Objective: To measure the magnitude and timing of seasonal variation of blood pressure and related factors in the elderly living in the community, and to assess their potential impact on cardiovascular risk.
Design: Prospective study; from January 1991 to February 1992 blood pressure and other variables were measured at 2-monthly intervals in each subject in their own homes.
Subjects: Ninety-six men and women, age range 65-74 years, recruited from a single group general practice in Cambridge.
Main outcome measures: Seasonal variation of blood pressure, seasonal variation of prevalence of hypertension, seasonal variation of ambient temperature and body mass index.
Results: Both systolic (SBP) and diastolic blood pressure (DBP) were greatest during the winter across the whole distribution of blood pressure. There was a fourfold increase in the proportion of subjects with blood pressures > 160/90 mmHg in winter compared with in summer. Regression analysis revealed highly significant seasonal differences in both SBP and DBP. After adjustment for confounding seasonal effects, a 1 degree C decrease in living-room temperature was associated with rises of 1.3 mmHg in SBP and 0.6 mmHg in DBP.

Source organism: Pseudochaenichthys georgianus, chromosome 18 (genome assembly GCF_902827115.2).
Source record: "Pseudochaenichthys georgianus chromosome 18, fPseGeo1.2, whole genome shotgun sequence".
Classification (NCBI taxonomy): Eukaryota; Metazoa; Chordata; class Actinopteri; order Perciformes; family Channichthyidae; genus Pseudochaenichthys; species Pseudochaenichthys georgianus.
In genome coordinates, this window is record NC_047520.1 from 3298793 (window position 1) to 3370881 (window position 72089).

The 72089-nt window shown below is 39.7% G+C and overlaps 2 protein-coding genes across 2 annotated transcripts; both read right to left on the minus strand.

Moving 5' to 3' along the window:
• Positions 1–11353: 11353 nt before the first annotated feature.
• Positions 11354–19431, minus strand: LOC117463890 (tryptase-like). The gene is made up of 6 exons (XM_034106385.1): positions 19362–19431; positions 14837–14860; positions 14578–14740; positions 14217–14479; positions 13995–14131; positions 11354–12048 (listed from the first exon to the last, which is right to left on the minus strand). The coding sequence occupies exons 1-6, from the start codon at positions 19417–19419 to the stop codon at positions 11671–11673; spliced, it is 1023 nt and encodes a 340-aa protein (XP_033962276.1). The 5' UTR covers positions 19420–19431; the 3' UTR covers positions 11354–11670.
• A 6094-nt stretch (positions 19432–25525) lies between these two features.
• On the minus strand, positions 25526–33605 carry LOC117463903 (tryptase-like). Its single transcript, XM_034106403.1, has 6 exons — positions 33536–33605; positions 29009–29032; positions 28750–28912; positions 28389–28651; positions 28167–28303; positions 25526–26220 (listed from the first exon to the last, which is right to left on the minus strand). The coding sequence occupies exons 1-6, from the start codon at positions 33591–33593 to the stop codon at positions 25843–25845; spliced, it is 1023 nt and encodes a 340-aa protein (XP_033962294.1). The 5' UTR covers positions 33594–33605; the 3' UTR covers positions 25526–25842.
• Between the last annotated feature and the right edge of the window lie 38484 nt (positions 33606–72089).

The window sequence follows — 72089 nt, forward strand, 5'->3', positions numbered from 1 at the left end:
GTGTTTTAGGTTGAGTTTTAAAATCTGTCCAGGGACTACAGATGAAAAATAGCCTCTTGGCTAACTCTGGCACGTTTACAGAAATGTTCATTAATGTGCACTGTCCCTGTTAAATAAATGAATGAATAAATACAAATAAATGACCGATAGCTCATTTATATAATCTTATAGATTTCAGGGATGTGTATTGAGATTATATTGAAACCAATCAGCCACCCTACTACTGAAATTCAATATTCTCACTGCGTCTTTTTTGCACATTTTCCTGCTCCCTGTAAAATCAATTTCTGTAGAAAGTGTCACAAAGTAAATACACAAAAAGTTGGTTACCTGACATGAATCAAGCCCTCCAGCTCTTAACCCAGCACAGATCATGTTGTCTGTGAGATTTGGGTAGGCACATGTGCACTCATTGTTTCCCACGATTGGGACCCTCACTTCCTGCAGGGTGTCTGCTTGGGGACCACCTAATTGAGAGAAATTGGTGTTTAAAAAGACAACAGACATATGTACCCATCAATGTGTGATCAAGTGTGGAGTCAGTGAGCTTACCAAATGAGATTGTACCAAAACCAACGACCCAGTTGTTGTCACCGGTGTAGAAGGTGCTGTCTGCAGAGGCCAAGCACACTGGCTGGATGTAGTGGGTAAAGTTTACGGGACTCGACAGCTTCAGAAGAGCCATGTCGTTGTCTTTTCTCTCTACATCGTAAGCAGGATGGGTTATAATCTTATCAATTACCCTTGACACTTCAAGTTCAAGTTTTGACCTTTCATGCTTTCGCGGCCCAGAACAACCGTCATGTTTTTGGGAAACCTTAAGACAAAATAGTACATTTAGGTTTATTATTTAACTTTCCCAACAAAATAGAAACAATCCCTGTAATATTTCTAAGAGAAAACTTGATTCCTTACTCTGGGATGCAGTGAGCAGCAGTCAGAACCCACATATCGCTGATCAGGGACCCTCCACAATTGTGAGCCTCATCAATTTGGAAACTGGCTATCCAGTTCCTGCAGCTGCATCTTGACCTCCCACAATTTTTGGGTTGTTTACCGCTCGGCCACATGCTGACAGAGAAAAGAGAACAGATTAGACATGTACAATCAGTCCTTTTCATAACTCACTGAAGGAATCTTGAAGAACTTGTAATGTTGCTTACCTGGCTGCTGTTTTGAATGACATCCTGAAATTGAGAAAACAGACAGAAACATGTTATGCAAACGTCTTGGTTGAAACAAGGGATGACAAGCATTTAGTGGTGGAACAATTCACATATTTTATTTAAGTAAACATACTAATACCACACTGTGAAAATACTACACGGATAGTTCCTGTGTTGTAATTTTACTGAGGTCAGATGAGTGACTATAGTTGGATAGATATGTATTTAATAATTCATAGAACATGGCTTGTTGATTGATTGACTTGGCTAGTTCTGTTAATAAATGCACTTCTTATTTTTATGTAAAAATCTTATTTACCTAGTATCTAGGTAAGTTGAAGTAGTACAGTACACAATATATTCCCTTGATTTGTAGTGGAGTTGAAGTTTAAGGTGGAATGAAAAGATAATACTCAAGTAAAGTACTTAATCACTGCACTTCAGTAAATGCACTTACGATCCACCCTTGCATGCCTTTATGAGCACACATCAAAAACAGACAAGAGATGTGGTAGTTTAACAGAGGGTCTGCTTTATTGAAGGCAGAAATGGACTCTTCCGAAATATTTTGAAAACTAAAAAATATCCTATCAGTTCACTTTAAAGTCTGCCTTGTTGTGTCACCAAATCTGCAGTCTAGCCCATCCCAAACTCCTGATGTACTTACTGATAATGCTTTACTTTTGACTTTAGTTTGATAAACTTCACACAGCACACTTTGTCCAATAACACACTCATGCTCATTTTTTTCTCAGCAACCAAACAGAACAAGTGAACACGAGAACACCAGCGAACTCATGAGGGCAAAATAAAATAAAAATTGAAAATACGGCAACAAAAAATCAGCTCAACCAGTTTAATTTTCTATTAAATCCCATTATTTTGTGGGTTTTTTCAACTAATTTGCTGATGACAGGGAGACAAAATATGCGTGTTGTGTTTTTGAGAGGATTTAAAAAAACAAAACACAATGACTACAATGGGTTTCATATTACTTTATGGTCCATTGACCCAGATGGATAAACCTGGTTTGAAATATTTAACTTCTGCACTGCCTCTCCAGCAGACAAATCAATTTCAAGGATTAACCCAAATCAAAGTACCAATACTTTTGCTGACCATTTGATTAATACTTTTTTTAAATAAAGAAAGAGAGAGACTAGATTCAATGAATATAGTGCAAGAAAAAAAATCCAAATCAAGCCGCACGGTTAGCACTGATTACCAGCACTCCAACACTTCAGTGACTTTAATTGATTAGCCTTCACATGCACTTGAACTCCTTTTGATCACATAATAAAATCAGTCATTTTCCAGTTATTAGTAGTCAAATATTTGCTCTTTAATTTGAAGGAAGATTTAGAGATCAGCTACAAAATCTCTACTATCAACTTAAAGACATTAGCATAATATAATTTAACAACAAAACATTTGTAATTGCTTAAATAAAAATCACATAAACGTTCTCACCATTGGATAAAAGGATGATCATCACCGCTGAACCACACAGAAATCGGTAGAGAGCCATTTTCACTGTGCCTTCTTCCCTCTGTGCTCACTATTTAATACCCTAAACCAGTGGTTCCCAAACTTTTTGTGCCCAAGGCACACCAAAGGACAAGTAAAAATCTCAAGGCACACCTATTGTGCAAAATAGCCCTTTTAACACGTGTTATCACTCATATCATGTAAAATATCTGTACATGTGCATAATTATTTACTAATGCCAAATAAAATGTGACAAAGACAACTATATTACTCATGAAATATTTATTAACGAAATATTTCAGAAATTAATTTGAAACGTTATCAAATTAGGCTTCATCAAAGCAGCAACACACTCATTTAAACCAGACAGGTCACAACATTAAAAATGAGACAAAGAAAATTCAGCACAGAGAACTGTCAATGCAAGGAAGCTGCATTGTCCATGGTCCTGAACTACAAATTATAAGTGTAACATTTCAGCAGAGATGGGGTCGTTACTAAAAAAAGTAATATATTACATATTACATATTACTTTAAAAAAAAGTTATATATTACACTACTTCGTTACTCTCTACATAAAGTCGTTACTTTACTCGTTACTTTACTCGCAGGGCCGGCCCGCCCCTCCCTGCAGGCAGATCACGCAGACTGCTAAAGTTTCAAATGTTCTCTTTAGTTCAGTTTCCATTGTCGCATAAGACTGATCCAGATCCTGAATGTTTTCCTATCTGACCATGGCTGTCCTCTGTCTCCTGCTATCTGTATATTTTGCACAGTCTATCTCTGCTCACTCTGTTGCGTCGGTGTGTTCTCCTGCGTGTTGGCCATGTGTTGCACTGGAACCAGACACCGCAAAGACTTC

Conclusions: Seasonal variation of blood pressure is heightened in older adults and may partly explain the greater cardiovascular disease mortality of elderly subjects during the winter. The blood pressures of elderly people may be inversely related to the ambient temperature. The public health implications of these findings deserve further investigation.